Stop the Clock by Alison Mercer

Stop the Clock: Alison Mercer (Black Swan, 2012)Reviews of “grown up” books don’t really fit with my blog, but it is a personal blog and I do want to write about whatever I want to write about so I’ll be adding a few pages of other book reviews over time. The first of these is Stop the Clock by Alison Mercer.

Meet Lucy, Tina and Natalie, twenty-something friends who are all negotiating the risky business of being grown-up.

Lucy knows exactly what she wants: her marriage to be a success, her children to be perfect, and to be the ultimate home-maker.

Tina knows what she wants too: her journalism career to take off and to see her name as a byline in a national newspaper… and the illicit affair she’s started leaves her free enough to follow her dreams

Natalie just wants to be happy – happy with the boyfriend she’s dated since college, happy with the job she’s drifted into, happy with a life she thinks is enough – but is it really?

Ten years later, all three women have the lives they thought they wanted. But somehow, reality isn’t quite as neat and clean-cut as their dreams…

Stop the Clock is Alison’s first novel and as she is a local author, I was lucky enough to go along to the book launch held at Mostly Books, Abingdon. Being terminally shy I was utterly terrified but I’m also a book addict so it was a delight to be there for such an event, and something I will definitely remember fondly when Alison is a guaranteed best-seller – which based on this novel would be well deserved.

I mainly read children’s books, and my adult genre is fantasy / science fiction but I also enjoy real-life, female oriented fiction (“chick lit” if you prefer), for example Bridget Jones (although I disliked the sequel) and Marion Keyes’ novels. But on thinking, I don’t think I’ve read in this genre for over twelve years so Stop the Clock was a change of pace for me.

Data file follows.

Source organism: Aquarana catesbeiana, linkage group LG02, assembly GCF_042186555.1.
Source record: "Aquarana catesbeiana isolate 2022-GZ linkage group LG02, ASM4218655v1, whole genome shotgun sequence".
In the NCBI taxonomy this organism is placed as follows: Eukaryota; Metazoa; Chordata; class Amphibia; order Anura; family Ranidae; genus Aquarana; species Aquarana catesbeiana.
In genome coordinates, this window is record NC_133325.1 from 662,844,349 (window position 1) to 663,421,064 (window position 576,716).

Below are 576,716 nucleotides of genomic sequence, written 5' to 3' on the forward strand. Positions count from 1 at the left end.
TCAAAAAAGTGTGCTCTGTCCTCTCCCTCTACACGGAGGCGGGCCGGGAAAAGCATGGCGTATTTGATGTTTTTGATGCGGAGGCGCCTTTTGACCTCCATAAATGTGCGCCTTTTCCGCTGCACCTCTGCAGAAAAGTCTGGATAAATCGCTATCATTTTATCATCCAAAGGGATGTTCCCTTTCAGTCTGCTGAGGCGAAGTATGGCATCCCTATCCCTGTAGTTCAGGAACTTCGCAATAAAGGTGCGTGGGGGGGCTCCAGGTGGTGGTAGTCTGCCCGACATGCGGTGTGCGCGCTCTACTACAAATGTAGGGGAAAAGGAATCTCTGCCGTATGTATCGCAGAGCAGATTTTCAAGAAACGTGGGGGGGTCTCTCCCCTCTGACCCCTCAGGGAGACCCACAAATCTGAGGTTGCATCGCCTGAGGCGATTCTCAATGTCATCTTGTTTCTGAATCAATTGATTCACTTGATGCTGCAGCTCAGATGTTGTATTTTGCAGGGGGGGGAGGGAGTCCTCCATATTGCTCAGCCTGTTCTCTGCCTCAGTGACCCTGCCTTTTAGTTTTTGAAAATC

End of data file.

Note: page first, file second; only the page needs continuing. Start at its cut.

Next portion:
The novel is about three women who have been friends since university, and how their lives are unfolding ten years after they saw in the new millennium together. They have what they (thought they) wanted in life but are they happy?

I mainly read novels involving supernatural beings and some kind of contained plot where the world need to be saved or the bad guys thwarted (or a crime solved.) So it’s rare for me to read something where there’s not a specific plot end to work towards. But Stop the Clock works perfectly as an insight into the lives of the three main protagonists, a series of ups and downs in their lives and an ending where although there is so much more that could be told about these women’s lives, you feel completely satisfied on the journey that you’ve taken with them.

The reviews I read before reading the book myself talked about relating to the characters and therefore as I started the book I was thinking I have nothing in common with these rich London people! It didn’t stop my enjoyment, but as with any new friends you don’t get to know everything about them instantly, you learn over time. As I progressed through the book, and got to know Lucy, Tina and Natalie, I can now honestly say that I related to and with them all in different ways.

This is a novel, so there needs to be conflict. I did feel sad that relationships seemed to be breaking down all over the place, but that’s the point of a story and the fact I felt for the characters is a good sign. I think Alison’s writing is excellent quality and am in awe that she wrote it in the evenings while her children were sleeping.

Although I went to the book launch, I didn’t get this book as a review copy but chose to purchase it and support the launch because the synopsis interested me. I’m glad I did and I’m glad I read Stop the Clock. It’s a departure from my normal reading but I’m sure I shall be buying Alison’s second book once it’s published.

You should read this book if: you’re a parent; you like chick-lit; you want to support a debut author; you’re looking for the next good read.

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